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dc.contributor.authorGötz, Friedrich M
dc.contributor.authorEbert, Tobias
dc.contributor.authorRentfrow, Peter J
dc.date.accessioned2018-09-20T12:06:29Z
dc.date.available2018-09-20T12:06:29Z
dc.date.issued2018
dc.identifier.issn1664-1078
dc.identifier.urihttps://www.repository.cam.ac.uk/handle/1810/280530
dc.description.abstractThe present study extended traditional nation-based research on person-culture-fit to the regional level. First, we examined the geographical distribution of Big Five personality traits in Switzerland. Across the 26 Swiss cantons, unique patterns were observed for all traits. For Extraversion and Neuroticism clear language divides emerged between the French- and Italian-speaking South-West vs. the German-speaking North-East. Second, multilevel modeling demonstrated that person-environment-fit in Big Five, composed of elevation (i.e., mean differences between individual profile and cantonal profile), scatter (differences in mean variances) and shape (Pearson correlations between individual and cantonal profiles across all traits; Furr, 2008, 2010), predicted the development of subjective wellbeing (i.e., life satisfaction, satisfaction with personal relationships, positive affect, negative affect) over a period of 4 years. Unexpectedly, while the effects of shape were in line with the person-environment-fit hypothesis (better fit predicted higher subjective wellbeing), the effects of scatter showed the opposite pattern, while null findings were observed for elevation. Across a series of robustness checks, the patterns for shape and elevation were consistently replicated. While that was mostly the case for scatter as well, the effects of scatter appeared to be somewhat less robust and more sensitive to the specific way fit was modeled when predicting certain outcomes (negative affect, positive affect). Distinguishing between supplementary and complementary fit may help to reconcile these findings and future research should explore whether and if so under which conditions these concepts may be applicable to the respective facets of person-culture-fit.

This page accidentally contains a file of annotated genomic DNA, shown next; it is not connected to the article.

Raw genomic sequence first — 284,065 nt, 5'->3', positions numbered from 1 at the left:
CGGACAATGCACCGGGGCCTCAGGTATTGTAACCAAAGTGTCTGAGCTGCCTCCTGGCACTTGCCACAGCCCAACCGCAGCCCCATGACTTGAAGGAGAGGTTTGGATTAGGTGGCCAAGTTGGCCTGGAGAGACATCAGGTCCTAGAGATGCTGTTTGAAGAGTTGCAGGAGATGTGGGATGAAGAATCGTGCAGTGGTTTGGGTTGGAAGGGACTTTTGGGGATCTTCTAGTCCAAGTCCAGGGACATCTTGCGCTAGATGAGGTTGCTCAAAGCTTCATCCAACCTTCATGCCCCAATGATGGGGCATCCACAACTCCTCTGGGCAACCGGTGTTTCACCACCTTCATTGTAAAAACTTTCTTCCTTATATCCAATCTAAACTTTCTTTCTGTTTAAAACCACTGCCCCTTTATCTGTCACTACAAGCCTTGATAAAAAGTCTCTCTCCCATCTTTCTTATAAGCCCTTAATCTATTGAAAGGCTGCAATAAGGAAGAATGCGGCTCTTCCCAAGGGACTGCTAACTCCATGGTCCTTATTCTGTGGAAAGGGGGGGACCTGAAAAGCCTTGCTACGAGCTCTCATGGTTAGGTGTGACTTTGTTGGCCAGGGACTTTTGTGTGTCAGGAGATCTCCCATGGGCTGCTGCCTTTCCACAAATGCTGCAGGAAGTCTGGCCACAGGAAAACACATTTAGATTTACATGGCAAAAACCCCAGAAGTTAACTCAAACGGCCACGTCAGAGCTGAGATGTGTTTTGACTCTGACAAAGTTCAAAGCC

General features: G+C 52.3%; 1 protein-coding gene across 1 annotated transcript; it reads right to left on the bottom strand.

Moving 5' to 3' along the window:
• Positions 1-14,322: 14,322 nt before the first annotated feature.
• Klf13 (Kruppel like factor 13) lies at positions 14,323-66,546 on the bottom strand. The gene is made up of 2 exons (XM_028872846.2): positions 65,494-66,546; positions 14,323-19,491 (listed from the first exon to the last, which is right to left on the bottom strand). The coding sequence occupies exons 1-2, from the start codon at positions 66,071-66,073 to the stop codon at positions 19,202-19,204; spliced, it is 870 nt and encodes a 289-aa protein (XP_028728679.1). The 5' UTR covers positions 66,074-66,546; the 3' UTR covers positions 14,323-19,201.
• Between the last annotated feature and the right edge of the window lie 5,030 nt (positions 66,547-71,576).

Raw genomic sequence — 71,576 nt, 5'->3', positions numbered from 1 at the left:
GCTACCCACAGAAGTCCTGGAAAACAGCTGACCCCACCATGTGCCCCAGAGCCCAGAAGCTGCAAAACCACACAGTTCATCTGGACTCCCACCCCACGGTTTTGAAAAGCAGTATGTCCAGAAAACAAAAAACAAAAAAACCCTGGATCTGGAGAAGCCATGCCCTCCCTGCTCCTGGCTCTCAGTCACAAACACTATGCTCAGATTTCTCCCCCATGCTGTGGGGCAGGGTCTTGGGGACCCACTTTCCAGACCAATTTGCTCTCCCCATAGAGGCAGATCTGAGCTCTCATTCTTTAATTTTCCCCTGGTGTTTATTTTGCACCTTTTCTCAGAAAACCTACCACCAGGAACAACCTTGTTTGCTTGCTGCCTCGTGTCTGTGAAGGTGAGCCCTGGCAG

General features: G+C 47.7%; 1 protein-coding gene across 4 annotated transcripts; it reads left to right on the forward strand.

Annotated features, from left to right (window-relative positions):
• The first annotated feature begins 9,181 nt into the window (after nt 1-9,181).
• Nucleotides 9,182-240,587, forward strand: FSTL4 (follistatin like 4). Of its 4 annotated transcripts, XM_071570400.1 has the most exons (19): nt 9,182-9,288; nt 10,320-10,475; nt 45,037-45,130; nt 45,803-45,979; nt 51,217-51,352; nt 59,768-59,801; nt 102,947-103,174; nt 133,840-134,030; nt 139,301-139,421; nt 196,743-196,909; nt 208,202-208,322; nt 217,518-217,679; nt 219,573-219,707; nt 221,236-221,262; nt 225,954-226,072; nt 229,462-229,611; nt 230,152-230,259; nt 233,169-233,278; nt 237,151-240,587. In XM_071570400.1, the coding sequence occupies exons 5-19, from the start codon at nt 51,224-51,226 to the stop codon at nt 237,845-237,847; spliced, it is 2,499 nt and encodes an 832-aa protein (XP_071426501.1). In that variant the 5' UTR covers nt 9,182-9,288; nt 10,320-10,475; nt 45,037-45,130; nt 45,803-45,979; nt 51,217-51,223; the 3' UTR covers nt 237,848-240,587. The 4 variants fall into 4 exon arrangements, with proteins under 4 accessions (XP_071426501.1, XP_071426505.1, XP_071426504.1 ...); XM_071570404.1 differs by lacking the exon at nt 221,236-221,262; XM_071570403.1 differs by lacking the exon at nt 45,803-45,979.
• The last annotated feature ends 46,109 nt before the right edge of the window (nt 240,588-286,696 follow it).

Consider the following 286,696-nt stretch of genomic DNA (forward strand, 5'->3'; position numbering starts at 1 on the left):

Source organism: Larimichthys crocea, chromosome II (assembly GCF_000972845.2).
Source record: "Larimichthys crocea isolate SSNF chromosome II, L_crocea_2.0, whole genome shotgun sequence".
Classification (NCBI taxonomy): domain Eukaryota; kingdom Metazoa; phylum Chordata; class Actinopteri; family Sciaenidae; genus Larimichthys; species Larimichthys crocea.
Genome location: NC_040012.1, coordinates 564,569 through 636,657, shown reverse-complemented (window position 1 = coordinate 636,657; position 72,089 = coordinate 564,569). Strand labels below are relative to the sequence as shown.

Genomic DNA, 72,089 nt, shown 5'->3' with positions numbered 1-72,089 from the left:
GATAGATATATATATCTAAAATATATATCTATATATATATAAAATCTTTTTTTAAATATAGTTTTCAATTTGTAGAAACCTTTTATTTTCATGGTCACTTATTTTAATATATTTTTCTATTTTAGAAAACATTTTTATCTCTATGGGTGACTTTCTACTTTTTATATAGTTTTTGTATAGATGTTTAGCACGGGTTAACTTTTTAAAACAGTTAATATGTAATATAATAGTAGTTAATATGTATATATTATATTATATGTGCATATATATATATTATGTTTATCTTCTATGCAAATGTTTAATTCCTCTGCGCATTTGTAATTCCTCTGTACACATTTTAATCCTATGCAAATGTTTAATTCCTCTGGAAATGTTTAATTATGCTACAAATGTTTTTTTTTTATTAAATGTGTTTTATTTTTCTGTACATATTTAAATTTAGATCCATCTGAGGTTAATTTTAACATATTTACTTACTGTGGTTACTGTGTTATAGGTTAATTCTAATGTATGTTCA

dc.format.mediumElectronic-eCollection
dc.languageeng
dc.publisherFrontiers Media SA
dc.rightsAttribution 4.0 International
dc.rights.urihttps://creativecommons.org/licenses/by/4.0/
dc.titleRegional Cultures and the Psychological Geography of Switzerland: Person-Environment-Fit in Personality Predicts Subjective Wellbeing.
dc.typeArticle
prism.publicationDate2018
prism.publicationNameFront Psychol
prism.startingPage517
prism.volume9
dc.identifier.doi10.17863/CAM.27899
dcterms.dateAccepted2018-03-27
rioxxterms.versionofrecord10.3389/fpsyg.2018.00517
rioxxterms.licenseref.urihttp://www.rioxx.net/licenses/all-rights-reserved
rioxxterms.licenseref.startdate2018-01
dc.contributor.orcidRentfrow, Peter [0000-0002-9068-2118]
dc.identifier.eissn1664-1078
rioxxterms.typeJournal Article/Review
cam.issuedOnline2018-04-16


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Attribution 4.0 International
Except where otherwise noted, this item's licence is described as Attribution 4.0 International